31. The IC has reported a number of problems to the Command Structures of the DOD that emanated from the integration process. These areas of concern are addressed in paragraphs 33 to 63.

32. The submission of CPRs/name lists for all the constituent forces of the SANDF is provided for in the TEC Act, the Interim Constitution and the New Constitution. CPRs submitted to the TEC before 27 April 1994, which were to be updated monthly as well as the names submitted by an armed force on or before 11 October 1996, subject to certain provisos, are valid name lists for integration purposes. The Minister was also mandated to order the inclusion, on good cause shown, the name of any member who was by reason of an administrative oversight or error not included in the CPR for demobilisation purposes only.

33. It has now come to the fore that a number of errors have been made during the compilation of the CPRs. The names of some Iegitimate members have been omitted, names were spelled incorrectly from those reflected on the ID documents, and not all the names of a person are reflected on the CPR.

34. These omissions led to numerous enquiries from affected members and the DOD is contemplating possible solutions to the problem.

35. Certain of the former Non-Statutory members were registered on the CPRs under their combat names. Administrative measures were introduced to allow for the substitution of the combat names with the real names to allow these members to be integrated. It was, however, detected in 1998 that certain people misused this svstem and that people integrated fraudulently. Immediate action was taken and 33 of these fraudulent enlisters were discharged whilst a team of forensic auditors was also appointed to investigate further possible fraud during the Integration Process.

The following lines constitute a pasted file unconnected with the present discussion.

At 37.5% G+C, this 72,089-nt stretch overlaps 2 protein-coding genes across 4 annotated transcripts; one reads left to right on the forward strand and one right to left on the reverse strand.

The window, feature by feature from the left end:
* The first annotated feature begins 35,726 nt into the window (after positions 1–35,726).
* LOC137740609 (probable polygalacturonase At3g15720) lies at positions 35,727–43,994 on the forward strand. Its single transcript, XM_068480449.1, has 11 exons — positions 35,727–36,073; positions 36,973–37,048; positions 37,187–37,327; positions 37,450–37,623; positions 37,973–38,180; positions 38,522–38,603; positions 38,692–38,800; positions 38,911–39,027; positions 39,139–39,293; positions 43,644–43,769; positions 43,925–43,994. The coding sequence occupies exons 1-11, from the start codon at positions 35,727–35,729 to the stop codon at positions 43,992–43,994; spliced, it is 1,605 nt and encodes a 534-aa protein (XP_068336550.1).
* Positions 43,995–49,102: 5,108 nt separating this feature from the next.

36. The Joint Military Co-ordinating Council resolved that the members of the former Non-Statutory Force should undergo training to bridge the gap between guerrilla and conventional warfare and to make the members conversant with the management of a regular force.

37. Bridging Training is being conducted in three phases, namely basic training, corps or functional training and career development training. All the members of the former Non-Statutory Forces have to complete basic and corps training whilst only the leader group is eligible for career development training to empower them for their ranks and posts.

38. Whilst there is only a very small number of members who have not yet completed their basic training, 33 % of the members have not completed their corps and career development training. This is not only detrimental to the career development of the individual but also reflects negatively on the operational readiness of the SANDF since these members have not been empowered and they therefore lack the knowledge to be operationally deployed.

39. Various factors contributed towards this unsatisfactory state of affairs. The first hurdle was the lack of capacity of the SANDF to provide suitable instructors and sufficient training facilities to train the large number of former Non-Statutory Force members.

40. The continuation of the integration process and the two chance concept whereby an unsuccessful student is allowed to repeat a course, increased the number of students to be trained and caused all the phases of Bridging Training to be extended.